He also said they had two things in favour of starting up, namely the name of North Bay, which is best known for wild fur. And Fred Glover, general manager, who’s well known and respected in the fur industry.
“So far it’s been a good time, ahead of projections made when We first started.”
The auction house has a unique program called the Registered Participation Certificate program where a commission is charged on the sale of each fur, and the money goes to the operation of the Fur Harvesters Auction and long-term planning. What’s left over is sent back to the trappers who sent fur to the year’s auction. Last year, over $50,000 was divided among the trappers.
“The purpose of the program is to put money back into the hands of trappers,” says Bob Watts. “Of the 10-per-cent commission put on the furs, the auction house usually takes six per cent and the remaining four per cent goes back to the trappers.”
The Buyer and his Mission As I continued to tour the place, I counted about 40 buyers attending the auction.
I talked with some of the buyers to see what they were looking for and what they thought of the fur market. One of them was Barney Keena, a broker from Toronto who’s has been coming to this auction for 21 years. As a broker he charges a commission for buying fur for the many companies he represents like in Toronto, London, Milan, Paris and the Far East What Keena is looking for at this sale is fisher, marten, muskrat, red fox and wild mink.
“Over the past few years the price of fur has gone up and down,” he says as his helpers, mostly teenagers, run after bundles the Keena and other buyers request to see. “This is because of the fashion demand. People are saying they want to wear mink, or beaver. So it affects the market prices.”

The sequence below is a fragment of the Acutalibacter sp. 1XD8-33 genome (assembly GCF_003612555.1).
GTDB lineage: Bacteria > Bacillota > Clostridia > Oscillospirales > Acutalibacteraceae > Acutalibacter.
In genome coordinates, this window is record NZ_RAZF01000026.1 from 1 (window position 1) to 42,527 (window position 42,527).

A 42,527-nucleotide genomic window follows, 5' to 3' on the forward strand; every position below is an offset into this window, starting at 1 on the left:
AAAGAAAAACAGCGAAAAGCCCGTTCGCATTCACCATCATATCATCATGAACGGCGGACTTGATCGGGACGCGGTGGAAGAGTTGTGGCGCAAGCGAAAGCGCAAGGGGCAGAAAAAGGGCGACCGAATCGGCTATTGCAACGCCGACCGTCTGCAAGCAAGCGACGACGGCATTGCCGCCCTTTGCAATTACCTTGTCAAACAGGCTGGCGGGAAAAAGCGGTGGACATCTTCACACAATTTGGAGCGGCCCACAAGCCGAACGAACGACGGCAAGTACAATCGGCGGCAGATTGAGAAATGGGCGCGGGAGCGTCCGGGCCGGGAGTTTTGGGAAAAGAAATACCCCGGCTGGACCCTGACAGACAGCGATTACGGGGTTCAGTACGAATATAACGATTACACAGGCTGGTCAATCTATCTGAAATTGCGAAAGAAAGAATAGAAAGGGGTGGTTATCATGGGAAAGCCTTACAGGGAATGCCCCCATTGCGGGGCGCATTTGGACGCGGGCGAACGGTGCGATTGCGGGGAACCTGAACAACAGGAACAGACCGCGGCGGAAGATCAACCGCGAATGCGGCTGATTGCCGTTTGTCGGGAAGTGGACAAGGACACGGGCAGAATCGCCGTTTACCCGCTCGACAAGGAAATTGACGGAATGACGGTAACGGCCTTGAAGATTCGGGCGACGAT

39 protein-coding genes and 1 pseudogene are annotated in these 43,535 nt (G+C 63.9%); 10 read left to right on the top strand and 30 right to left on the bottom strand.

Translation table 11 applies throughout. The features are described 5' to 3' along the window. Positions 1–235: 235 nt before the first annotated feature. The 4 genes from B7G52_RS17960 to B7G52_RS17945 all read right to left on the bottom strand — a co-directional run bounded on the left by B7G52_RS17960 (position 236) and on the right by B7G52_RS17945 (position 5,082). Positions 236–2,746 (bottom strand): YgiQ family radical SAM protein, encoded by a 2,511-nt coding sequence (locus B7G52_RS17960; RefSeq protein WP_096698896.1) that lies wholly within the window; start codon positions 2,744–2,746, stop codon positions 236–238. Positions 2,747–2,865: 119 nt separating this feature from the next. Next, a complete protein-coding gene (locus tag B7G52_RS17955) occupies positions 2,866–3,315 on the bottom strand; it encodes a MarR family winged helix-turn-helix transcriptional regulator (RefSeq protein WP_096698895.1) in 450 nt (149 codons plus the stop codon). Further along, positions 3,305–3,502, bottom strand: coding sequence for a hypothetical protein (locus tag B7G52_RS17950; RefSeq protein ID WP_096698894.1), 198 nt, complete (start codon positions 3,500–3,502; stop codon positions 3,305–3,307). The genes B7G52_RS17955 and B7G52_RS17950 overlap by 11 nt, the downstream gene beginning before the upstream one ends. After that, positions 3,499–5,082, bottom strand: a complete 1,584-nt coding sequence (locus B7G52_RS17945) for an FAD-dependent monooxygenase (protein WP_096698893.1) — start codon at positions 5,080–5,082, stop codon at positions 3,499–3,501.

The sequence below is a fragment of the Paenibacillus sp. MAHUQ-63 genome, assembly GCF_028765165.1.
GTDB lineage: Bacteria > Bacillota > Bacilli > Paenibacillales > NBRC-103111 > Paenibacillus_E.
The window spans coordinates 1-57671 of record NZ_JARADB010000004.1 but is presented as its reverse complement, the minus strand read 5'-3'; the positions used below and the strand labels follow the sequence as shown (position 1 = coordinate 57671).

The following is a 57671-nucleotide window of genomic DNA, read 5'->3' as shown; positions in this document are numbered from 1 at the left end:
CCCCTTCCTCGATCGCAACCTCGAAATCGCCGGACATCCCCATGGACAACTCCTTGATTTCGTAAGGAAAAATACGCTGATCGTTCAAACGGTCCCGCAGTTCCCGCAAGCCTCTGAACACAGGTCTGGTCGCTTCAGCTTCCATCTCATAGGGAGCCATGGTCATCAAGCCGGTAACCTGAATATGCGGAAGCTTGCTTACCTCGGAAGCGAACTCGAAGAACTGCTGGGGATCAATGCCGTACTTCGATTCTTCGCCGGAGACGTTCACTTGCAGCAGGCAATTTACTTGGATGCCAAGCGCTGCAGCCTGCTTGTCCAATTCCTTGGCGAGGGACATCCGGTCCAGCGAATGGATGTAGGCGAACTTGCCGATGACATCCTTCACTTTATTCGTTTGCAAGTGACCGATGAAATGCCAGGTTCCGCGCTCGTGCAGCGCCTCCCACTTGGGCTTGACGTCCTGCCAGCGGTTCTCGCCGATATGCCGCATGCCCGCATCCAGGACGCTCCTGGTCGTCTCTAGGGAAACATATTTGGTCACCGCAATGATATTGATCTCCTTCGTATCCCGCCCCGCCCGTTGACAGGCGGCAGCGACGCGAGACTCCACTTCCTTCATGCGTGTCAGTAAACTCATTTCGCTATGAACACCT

This statement was echoed by another buyer from Toronto, Neil Pearson, who has come to inspect and bid on marten and wild mink. “The demand is rising during the last two years, but with the warm weather lately, it’s less of a necessity to buy a fur coat. But the demand has been rising and fur is an item people like.” Pearson is there representing a few European manufactures and designers.
Of all the buyers at this market, there are probably 15 brokers, and five principals (dealers and manufactures from Montreal and Toronto) with the balance being individuals who are country dealers and shippers.
Let the Auction Begin…
That same day before the auction, a mini-auction was held where all the lesser grades and smaller items such as lower-grade beaver, weasels, squirrels, coyote and wolf were auctioned off. The main ticket items were to be sold for the next day.
Although the following day I couldn’t get up for the start of the auction at 7:30 a.m., by the time I got there an hour and a half later, the race was well underway. Buyers were busily bidding on the selected lots they inspected days before.
The caller starts off with a start-up bid. A lot of beaver may start at $52 and work its way up from there with each buyer bidding higher. Sometimes, no bid is placed and finally the caller lowers it by$5. Even that sometimes doesn’t work and buyers present their own bid, which is sometimes rejected because the auction house doesn’t want to sell at a low price.
As I realized after a few hours, this is what goes on for the whole day. When I began to lose interest just watching and running out of film, I decided it was enough for the time being.
So as I begun to leave, I couldn’t help but notice the group of school graders entering the building, and their first comments I heard were, “What’s that smell?”